Austin J Radiol. 2015;2(3): 1018.
Elena Coccolini1, Luca Ansaloni2, Roberto Manfredi2, Giulia Montori2, Marco Ceresoli2 and Federico Coccolini2*
1Department of Pediatric, Modena University Hospital, Italy
2Unit of General and Emergency Surgery, Papa Giovanni XXIII Hospital, Italy
*Corresponding author: Federico Coccolini, Unit of General and Emergency Surgery, Papa Giovanni XXIII Hospital, P.zza OMS 1, 24128 Bergamo, Italy
Received: March 23, 2015; Accepted: March 24, 2015; Published: March 26, 2015
Foreign body; Child; Treatment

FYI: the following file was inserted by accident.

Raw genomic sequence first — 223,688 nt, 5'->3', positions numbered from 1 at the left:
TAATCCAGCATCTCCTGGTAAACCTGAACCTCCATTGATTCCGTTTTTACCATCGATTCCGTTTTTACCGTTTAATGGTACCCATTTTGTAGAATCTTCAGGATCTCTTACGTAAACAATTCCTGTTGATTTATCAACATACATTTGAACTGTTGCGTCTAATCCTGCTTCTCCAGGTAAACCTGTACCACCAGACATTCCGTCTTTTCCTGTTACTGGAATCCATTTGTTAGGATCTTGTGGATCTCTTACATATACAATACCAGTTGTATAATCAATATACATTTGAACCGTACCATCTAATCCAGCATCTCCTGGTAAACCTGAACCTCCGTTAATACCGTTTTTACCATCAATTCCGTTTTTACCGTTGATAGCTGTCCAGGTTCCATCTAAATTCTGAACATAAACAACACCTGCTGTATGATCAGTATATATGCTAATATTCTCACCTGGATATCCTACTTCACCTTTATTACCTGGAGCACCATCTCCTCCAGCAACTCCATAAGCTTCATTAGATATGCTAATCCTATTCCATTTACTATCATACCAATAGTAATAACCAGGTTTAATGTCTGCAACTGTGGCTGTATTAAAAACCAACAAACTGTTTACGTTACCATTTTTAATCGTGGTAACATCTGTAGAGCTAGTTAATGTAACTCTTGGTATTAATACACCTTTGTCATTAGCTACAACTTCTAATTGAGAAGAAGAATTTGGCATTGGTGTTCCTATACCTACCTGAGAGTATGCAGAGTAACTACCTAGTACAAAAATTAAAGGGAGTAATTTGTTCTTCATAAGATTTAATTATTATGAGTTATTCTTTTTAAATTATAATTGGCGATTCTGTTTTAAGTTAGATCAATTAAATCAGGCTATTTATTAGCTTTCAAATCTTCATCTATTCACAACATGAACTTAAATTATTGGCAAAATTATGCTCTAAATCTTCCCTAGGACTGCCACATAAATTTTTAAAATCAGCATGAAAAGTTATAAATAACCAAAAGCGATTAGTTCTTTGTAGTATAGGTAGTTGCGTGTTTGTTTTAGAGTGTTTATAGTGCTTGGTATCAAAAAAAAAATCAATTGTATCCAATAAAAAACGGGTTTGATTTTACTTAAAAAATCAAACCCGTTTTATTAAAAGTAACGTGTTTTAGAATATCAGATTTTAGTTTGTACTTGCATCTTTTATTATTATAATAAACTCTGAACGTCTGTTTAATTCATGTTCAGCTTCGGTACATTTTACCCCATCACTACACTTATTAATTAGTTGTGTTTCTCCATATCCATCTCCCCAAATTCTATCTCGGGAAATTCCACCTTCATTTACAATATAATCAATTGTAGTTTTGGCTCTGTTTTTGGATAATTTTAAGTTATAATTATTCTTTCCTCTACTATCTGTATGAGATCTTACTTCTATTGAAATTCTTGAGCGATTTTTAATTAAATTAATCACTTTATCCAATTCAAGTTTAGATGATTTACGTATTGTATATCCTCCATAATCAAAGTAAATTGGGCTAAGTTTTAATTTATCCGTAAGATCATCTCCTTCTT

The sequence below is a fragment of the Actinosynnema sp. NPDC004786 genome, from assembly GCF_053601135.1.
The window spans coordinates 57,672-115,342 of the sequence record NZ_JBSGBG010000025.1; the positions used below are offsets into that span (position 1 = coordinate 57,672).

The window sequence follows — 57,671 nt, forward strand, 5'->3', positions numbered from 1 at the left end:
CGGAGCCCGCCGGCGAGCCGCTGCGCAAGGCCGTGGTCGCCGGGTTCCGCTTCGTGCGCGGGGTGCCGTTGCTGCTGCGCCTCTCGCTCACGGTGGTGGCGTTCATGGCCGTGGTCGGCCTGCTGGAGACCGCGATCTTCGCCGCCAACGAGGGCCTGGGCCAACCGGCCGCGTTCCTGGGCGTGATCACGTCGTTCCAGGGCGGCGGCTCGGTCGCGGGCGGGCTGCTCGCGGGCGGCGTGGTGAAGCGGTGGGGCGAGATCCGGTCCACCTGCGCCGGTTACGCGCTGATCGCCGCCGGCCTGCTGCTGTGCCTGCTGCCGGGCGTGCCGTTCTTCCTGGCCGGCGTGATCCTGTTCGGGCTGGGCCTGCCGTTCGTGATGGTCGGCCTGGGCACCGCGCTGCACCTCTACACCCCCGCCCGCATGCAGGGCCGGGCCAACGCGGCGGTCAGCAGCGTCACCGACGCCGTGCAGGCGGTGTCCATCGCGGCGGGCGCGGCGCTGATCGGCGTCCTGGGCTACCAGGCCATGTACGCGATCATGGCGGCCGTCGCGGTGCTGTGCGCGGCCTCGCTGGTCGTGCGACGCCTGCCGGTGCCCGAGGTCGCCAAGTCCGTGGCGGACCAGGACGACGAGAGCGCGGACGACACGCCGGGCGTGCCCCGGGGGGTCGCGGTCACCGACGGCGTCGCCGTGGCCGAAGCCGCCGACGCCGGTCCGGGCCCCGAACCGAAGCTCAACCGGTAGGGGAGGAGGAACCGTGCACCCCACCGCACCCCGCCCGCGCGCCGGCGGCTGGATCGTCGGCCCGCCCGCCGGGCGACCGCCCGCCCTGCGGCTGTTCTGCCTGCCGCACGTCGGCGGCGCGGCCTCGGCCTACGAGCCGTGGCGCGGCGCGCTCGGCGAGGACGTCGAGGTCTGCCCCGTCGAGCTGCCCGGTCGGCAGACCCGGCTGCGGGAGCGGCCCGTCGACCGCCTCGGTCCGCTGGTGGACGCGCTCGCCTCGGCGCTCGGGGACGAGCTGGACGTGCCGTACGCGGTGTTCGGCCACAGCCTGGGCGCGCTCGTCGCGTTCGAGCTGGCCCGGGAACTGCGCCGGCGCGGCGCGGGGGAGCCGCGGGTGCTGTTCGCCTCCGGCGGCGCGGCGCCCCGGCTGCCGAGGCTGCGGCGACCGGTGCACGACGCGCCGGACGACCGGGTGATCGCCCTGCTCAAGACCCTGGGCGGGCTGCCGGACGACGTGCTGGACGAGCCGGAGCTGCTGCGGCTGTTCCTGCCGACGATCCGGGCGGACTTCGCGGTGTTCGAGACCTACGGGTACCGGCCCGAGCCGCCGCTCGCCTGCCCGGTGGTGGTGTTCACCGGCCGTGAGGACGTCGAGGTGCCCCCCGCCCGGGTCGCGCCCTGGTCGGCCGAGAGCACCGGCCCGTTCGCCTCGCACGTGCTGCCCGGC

A 9 years old boy came to the Emergency Department for referred ingestion of a metal crucifix. The first X-ray of the abdomen (Figure 1) documented the foreign body (maximal longitudinal Ø 3 cm x 1,5 cm) into the gastric antrum, at the level of left transverse apophasis of L3. After 12 hours fasting, the removal through endoscopy failed because of the presence of a big amount of food into the stomach. The second abdomen X-ray after 16 hours demonstrated the presence of the metal crucifix into the right iliac fossa (Figure 2). The crucifix was expelled 3 days later without damage. Peculiar in this case is the autonomus expulsion of the foreign body. In fact in case like this usually the endoscopic removal enters in the emergency maneuvers. The children digestive tract in fact has a diameter that doesn’t allow to such big foreign body to pass through.